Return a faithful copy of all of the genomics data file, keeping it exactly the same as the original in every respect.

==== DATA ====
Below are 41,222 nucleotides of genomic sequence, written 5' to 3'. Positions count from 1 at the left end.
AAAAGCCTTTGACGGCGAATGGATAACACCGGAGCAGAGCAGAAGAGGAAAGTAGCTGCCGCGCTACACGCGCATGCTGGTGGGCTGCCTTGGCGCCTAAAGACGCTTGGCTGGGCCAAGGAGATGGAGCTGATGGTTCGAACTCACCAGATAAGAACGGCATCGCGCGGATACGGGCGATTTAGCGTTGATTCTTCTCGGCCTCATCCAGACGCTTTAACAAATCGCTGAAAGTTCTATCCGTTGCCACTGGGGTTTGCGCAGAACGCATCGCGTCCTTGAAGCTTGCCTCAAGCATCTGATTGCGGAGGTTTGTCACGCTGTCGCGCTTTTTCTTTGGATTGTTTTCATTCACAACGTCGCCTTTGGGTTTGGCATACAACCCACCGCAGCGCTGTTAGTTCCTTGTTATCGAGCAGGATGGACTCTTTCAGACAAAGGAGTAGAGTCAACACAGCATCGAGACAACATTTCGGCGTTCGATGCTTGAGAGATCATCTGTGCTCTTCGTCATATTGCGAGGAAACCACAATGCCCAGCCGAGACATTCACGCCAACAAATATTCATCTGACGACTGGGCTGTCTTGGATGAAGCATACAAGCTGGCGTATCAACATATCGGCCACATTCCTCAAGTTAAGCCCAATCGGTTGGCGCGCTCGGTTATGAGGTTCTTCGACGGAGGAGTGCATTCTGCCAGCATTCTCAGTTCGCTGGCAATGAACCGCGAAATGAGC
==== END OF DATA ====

Below are 41,222 nucleotides of genomic sequence, written 5' to 3'. Positions count from 1 at the left end.
AAAAGCCTTTGACGGCGAATGGATAACACCGGAGCAGAGCAGAAGAGGAAAGTAGCTGCCGCGCTACACGCGCATGCTGGTGGGCTGCCTTGGCGCCTAAAGACGCTTGGCTGGGCCAAGGAGATGGAGCTGATGGTTCGAACTCACCAGATAAGAACGGCATCGCGCGGATACGGGCGATTTAGCGTTGATTCTTCTCGGCCTCATCCAGACGCTTTAACAAATCGCTGAAAGTTCTATCCGTTGCCACTGGGGTTTGCGCAGAACGCATCGCGTCCTTGAAGCTTGCCTCAAGCATCTGATTGCGGAGGTTTGTCACGCTGTCGCGCTTTTTCTTTGGATTGTTTTCATTCACAACGTCGCCTTTGGGTTTGGCATACAACCCACCGCAGCGCTGTTAGTTCCTTGTTATCGAGCAGGATGGACTCTTTCAGACAAAGGAGTAGAGTCAACACAGCATCGAGACAACATTTCGGCGTTCGATGCTTGAGAGATCATCTGTGCTCTTCGTCATATTGCGAGGAAACCACAATGCCCAGCCGAGACATTCACGCCAACAAATATTCATCTGACGACTGGGCTGTCTTGGATGAAGCATACAAGCTGGCGTATCAACATATCGGCCACATTCCTCAAGTTAAGCCCAATCGGTTGGCGCGCTCGGTTATGAGGTTCTTCGACGGAGGAGTGCATTCTGCCAGCATTCTCAGTTCGCTGGCAATGAACCGCGAAATGAGC